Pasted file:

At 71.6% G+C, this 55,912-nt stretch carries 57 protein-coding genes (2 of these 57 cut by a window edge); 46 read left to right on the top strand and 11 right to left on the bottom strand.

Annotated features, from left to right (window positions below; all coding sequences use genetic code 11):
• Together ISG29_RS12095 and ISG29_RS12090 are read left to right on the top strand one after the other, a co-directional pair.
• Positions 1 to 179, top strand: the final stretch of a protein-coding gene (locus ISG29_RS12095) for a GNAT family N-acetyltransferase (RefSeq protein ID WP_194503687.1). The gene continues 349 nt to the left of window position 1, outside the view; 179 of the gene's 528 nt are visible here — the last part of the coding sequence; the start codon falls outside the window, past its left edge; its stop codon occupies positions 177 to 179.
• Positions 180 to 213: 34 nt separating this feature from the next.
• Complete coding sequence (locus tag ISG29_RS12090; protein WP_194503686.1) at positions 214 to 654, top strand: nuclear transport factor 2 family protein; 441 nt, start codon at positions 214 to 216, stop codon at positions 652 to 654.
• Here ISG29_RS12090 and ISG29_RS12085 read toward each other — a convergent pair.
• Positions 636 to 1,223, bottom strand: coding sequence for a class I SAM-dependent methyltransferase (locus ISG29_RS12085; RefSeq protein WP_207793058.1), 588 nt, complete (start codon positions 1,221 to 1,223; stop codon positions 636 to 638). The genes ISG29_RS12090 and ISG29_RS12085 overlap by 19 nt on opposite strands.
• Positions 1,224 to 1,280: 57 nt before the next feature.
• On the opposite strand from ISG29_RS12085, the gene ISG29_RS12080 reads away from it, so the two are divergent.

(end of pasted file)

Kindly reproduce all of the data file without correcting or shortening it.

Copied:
At 71.6% G+C, this 55,912-nt stretch carries 57 protein-coding genes (2 of these 57 cut by a window edge); 46 read left to right on the top strand and 11 right to left on the bottom strand.

Annotated features, from left to right (window positions below; all coding sequences use genetic code 11):
• Together ISG29_RS12095 and ISG29_RS12090 are read left to right on the top strand one after the other, a co-directional pair.
• Positions 1 to 179, top strand: the final stretch of a protein-coding gene (locus ISG29_RS12095) for a GNAT family N-acetyltransferase (RefSeq protein ID WP_194503687.1). The gene continues 349 nt to the left of window position 1, outside the view; 179 of the gene's 528 nt are visible here — the last part of the coding sequence; the start codon falls outside the window, past its left edge; its stop codon occupies positions 177 to 179.
• Positions 180 to 213: 34 nt separating this feature from the next.
• Complete coding sequence (locus tag ISG29_RS12090; protein WP_194503686.1) at positions 214 to 654, top strand: nuclear transport factor 2 family protein; 441 nt, start codon at positions 214 to 216, stop codon at positions 652 to 654.
• Here ISG29_RS12090 and ISG29_RS12085 read toward each other — a convergent pair.
• Positions 636 to 1,223, bottom strand: coding sequence for a class I SAM-dependent methyltransferase (locus ISG29_RS12085; RefSeq protein WP_207793058.1), 588 nt, complete (start codon positions 1,221 to 1,223; stop codon positions 636 to 638). The genes ISG29_RS12090 and ISG29_RS12085 overlap by 19 nt on opposite strands.
• Positions 1,224 to 1,280: 57 nt before the next feature.
• On the opposite strand from ISG29_RS12085, the gene ISG29_RS12080 reads away from it, so the two are divergent.